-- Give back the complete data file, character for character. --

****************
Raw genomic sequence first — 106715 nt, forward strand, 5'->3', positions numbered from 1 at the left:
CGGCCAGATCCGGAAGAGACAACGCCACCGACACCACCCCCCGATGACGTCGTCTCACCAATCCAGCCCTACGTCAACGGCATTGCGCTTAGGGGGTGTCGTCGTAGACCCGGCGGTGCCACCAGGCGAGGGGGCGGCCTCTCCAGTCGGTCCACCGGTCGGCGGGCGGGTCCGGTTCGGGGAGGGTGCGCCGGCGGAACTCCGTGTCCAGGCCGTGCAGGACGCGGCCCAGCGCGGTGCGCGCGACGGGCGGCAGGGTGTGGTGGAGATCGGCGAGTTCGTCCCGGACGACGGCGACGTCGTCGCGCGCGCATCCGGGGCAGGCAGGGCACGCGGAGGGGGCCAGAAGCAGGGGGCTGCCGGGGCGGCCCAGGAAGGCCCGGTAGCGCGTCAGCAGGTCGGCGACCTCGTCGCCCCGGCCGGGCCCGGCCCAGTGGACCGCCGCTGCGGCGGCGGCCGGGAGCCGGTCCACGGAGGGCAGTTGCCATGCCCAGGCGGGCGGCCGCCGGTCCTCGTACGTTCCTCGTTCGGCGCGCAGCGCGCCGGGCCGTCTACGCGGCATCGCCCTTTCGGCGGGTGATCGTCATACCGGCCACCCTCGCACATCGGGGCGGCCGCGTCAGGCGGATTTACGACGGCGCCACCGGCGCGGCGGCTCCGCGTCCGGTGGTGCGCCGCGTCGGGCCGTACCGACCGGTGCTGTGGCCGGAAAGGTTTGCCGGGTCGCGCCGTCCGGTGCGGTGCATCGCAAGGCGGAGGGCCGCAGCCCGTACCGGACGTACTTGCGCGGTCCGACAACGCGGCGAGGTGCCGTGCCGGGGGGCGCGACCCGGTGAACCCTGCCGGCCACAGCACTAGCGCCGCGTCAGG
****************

Raw genomic sequence first — 106715 nt, forward strand, 5'->3', positions numbered from 1 at the left:
CGGCCAGATCCGGAAGAGACAACGCCACCGACACCACCCCCCGATGACGTCGTCTCACCAATCCAGCCCTACGTCAACGGCATTGCGCTTAGGGGGTGTCGTCGTAGACCCGGCGGTGCCACCAGGCGAGGGGGCGGCCTCTCCAGTCGGTCCACCGGTCGGCGGGCGGGTCCGGTTCGGGGAGGGTGCGCCGGCGGAACTCCGTGTCCAGGCCGTGCAGGACGCGGCCCAGCGCGGTGCGCGCGACGGGCGGCAGGGTGTGGTGGAGATCGGCGAGTTCGTCCCGGACGACGGCGACGTCGTCGCGCGCGCATCCGGGGCAGGCAGGGCACGCGGAGGGGGCCAGAAGCAGGGGGCTGCCGGGGCGGCCCAGGAAGGCCCGGTAGCGCGTCAGCAGGTCGGCGACCTCGTCGCCCCGGCCGGGCCCGGCCCAGTGGACCGCCGCTGCGGCGGCGGCCGGGAGCCGGTCCACGGAGGGCAGTTGCCATGCCCAGGCGGGCGGCCGCCGGTCCTCGTACGTTCCTCGTTCGGCGCGCAGCGCGCCGGGCCGTCTACGCGGCATCGCCCTTTCGGCGGGTGATCGTCATACCGGCCACCCTCGCACATCGGGGCGGCCGCGTCAGGCGGATTTACGACGGCGCCACCGGCGCGGCGGCTCCGCGTCCGGTGGTGCGCCGCGTCGGGCCGTACCGACCGGTGCTGTGGCCGGAAAGGTTTGCCGGGTCGCGCCGTCCGGTGCGGTGCATCGCAAGGCGGAGGGCCGCAGCCCGTACCGGACGTACTTGCGCGGTCCGACAACGCGGCGAGGTGCCGTGCCGGGGGGCGCGACCCGGTGAACCCTGCCGGCCACAGCACTAGCGCCGCGTCAGG